Steps to a Stronger Church for the 21st Century (video)
Understanding Bible Prophecy
An Unshakeable Faith: A Course on Christian Apologetics (illustrated with PowerPoints)
Way of Life Encyclopedia of the Bible & Christianity
What Every Christian Should Know about Rock Music
What Is the Emerging Church?
Woman and Her Service to the Lord
These courses contain about 10,000 pages of material plus 150 PowerPoint presentations with roughly 15,000 slides.
The courses can be used in every type of forum, including preaching, Sunday School, home Bible studies, private study, husbands and wives studying together, Bible Institutes, and home schooling.
We train our preachers to preach expositorily, to deal with the context, to define words, to preach with substance, to apply the Scripture to daily life, to be real students.
Training Children/Discipling Youth
A major way that we train faithful men is to train children and disciple the youth.
These are our potential faithful men of the future. The children and youth are the future of the church, together with those we win to Christ from outside and bring into the membership.
Our goal is not to lose one young person to the world. We don’t always succeed, but this is our goal and this is our focus and passion. We do everything possible to win every child to Christ and present him as a true disciple of Christ. We have had the blessing of seeing a large percentage of our young people grow up to serve Christ.
We deal with this extensively in the chapter of this book “A Discipling Church Disciples Youth” and even more extensively in the course The Mobile Phone and the Christian Home and Church.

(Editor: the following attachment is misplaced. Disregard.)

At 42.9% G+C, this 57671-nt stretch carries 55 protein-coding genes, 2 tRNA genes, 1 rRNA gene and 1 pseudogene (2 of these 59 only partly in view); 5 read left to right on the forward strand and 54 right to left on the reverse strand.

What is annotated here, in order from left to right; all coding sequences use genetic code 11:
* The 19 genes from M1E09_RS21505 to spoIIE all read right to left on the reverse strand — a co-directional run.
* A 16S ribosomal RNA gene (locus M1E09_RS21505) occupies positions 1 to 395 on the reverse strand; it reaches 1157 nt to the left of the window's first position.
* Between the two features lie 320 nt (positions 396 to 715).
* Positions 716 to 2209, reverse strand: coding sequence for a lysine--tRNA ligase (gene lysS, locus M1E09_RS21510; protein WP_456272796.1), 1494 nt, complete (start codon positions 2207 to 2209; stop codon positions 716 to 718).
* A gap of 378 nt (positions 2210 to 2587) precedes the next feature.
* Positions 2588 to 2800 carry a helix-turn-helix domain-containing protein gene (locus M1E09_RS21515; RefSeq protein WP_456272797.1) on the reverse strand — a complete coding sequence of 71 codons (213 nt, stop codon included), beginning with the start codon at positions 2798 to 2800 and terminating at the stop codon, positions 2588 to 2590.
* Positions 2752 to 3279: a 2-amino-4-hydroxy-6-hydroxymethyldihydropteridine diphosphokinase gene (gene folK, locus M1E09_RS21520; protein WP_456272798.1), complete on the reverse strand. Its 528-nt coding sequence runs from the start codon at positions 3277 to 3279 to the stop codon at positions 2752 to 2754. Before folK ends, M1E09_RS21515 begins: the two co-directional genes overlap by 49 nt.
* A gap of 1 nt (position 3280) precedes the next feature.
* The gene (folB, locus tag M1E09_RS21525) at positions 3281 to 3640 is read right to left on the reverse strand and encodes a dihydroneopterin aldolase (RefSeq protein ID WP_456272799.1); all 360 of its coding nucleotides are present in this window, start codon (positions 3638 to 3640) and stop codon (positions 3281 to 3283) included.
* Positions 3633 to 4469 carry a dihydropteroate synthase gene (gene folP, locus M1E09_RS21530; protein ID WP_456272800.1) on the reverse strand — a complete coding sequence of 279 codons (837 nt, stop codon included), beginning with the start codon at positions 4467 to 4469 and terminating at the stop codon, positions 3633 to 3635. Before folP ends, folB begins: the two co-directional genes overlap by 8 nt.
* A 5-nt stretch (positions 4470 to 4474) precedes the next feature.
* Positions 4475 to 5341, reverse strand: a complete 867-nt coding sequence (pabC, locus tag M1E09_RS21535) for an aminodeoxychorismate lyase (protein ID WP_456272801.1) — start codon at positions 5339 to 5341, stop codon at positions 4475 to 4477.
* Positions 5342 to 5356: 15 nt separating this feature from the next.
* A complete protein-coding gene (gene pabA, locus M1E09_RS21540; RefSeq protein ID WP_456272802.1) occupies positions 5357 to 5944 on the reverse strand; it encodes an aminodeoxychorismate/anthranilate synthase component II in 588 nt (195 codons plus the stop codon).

Building the Families
To prepare children and youth to be disciples of Christ and faithful men in the Lord’s harvest requires building spiritual families. God’s will for each family with children is that it raise a godly seed for His glory (Malachi 2:15).
The home and the church are both ordained of God, and these two institutions should work together for the glory of Jesus Christ. The church should build the home, and the home should build the church.
This must be a major and continual focus. It must permeate every aspect of the church’s ministry. The leaders must have a clear plan about how to build strong families.
We deal with this in the chapter in this book “A Discipling Church Builds Godly Homes.”
The book Keeping the Kids also goes into all aspects of this important work even more extensively. It deals with such things as the husband wife relationship, fathers as the spiritual leaders of the home, mothers as keepers of the home, child discipline, protecting the home from the influence of the world, leading children to Christ, family devotions, and prayer and fasting. It also deals with the kind of churches that are necessary to build spiritual families.
The previous material is excerpted from THE DISCIPLING CHURCH: THE CHURCH THAT WILL STAND UNTIL JESUS COMES, 550 pages. Available in print or as a free eBook from www.wayoflife.org.
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Way of Life Literature
Publisher of Bible Study Materials
Way of Life Literature
Publisher of Bible Study Materials